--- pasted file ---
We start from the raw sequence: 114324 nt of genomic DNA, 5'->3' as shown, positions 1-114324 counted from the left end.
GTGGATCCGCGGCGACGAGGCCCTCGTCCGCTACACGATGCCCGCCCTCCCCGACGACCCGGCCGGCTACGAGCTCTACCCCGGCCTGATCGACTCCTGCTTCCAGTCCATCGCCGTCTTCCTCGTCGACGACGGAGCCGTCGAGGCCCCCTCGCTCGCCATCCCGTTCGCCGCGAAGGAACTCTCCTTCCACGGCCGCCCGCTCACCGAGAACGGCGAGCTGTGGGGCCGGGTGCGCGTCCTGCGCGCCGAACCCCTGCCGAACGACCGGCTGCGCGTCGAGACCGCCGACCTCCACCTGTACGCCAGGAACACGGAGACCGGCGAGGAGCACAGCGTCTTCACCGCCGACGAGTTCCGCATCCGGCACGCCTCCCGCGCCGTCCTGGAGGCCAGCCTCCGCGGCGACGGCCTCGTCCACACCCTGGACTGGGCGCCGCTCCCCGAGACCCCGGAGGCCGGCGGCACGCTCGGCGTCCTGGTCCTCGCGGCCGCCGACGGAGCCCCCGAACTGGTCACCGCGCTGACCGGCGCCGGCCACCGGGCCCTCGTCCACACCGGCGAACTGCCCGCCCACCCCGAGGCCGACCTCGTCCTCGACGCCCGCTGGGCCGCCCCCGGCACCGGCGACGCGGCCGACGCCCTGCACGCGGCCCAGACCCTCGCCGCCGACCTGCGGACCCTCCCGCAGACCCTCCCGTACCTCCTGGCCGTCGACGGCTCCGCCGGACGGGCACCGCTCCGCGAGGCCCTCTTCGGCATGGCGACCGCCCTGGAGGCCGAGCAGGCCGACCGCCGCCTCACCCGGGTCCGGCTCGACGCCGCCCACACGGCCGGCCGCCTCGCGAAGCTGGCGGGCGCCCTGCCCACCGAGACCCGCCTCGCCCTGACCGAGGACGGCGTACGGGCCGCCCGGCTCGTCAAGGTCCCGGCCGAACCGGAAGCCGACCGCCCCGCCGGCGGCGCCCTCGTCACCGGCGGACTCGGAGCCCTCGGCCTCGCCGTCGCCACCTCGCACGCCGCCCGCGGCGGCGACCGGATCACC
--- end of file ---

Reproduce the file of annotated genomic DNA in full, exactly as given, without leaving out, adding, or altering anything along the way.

We start from the raw sequence: 114324 nt of genomic DNA, 5'->3' as shown, positions 1-114324 counted from the left end.
GTGGATCCGCGGCGACGAGGCCCTCGTCCGCTACACGATGCCCGCCCTCCCCGACGACCCGGCCGGCTACGAGCTCTACCCCGGCCTGATCGACTCCTGCTTCCAGTCCATCGCCGTCTTCCTCGTCGACGACGGAGCCGTCGAGGCCCCCTCGCTCGCCATCCCGTTCGCCGCGAAGGAACTCTCCTTCCACGGCCGCCCGCTCACCGAGAACGGCGAGCTGTGGGGCCGGGTGCGCGTCCTGCGCGCCGAACCCCTGCCGAACGACCGGCTGCGCGTCGAGACCGCCGACCTCCACCTGTACGCCAGGAACACGGAGACCGGCGAGGAGCACAGCGTCTTCACCGCCGACGAGTTCCGCATCCGGCACGCCTCCCGCGCCGTCCTGGAGGCCAGCCTCCGCGGCGACGGCCTCGTCCACACCCTGGACTGGGCGCCGCTCCCCGAGACCCCGGAGGCCGGCGGCACGCTCGGCGTCCTGGTCCTCGCGGCCGCCGACGGAGCCCCCGAACTGGTCACCGCGCTGACCGGCGCCGGCCACCGGGCCCTCGTCCACACCGGCGAACTGCCCGCCCACCCCGAGGCCGACCTCGTCCTCGACGCCCGCTGGGCCGCCCCCGGCACCGGCGACGCGGCCGACGCCCTGCACGCGGCCCAGACCCTCGCCGCCGACCTGCGGACCCTCCCGCAGACCCTCCCGTACCTCCTGGCCGTCGACGGCTCCGCCGGACGGGCACCGCTCCGCGAGGCCCTCTTCGGCATGGCGACCGCCCTGGAGGCCGAGCAGGCCGACCGCCGCCTCACCCGGGTCCGGCTCGACGCCGCCCACACGGCCGGCCGCCTCGCGAAGCTGGCGGGCGCCCTGCCCACCGAGACCCGCCTCGCCCTGACCGAGGACGGCGTACGGGCCGCCCGGCTCGTCAAGGTCCCGGCCGAACCGGAAGCCGACCGCCCCGCCGGCGGCGCCCTCGTCACCGGCGGACTCGGAGCCCTCGGCCTCGCCGTCGCCACCTCGCACGCCGCCCGCGGCGGCGACCGGATCACC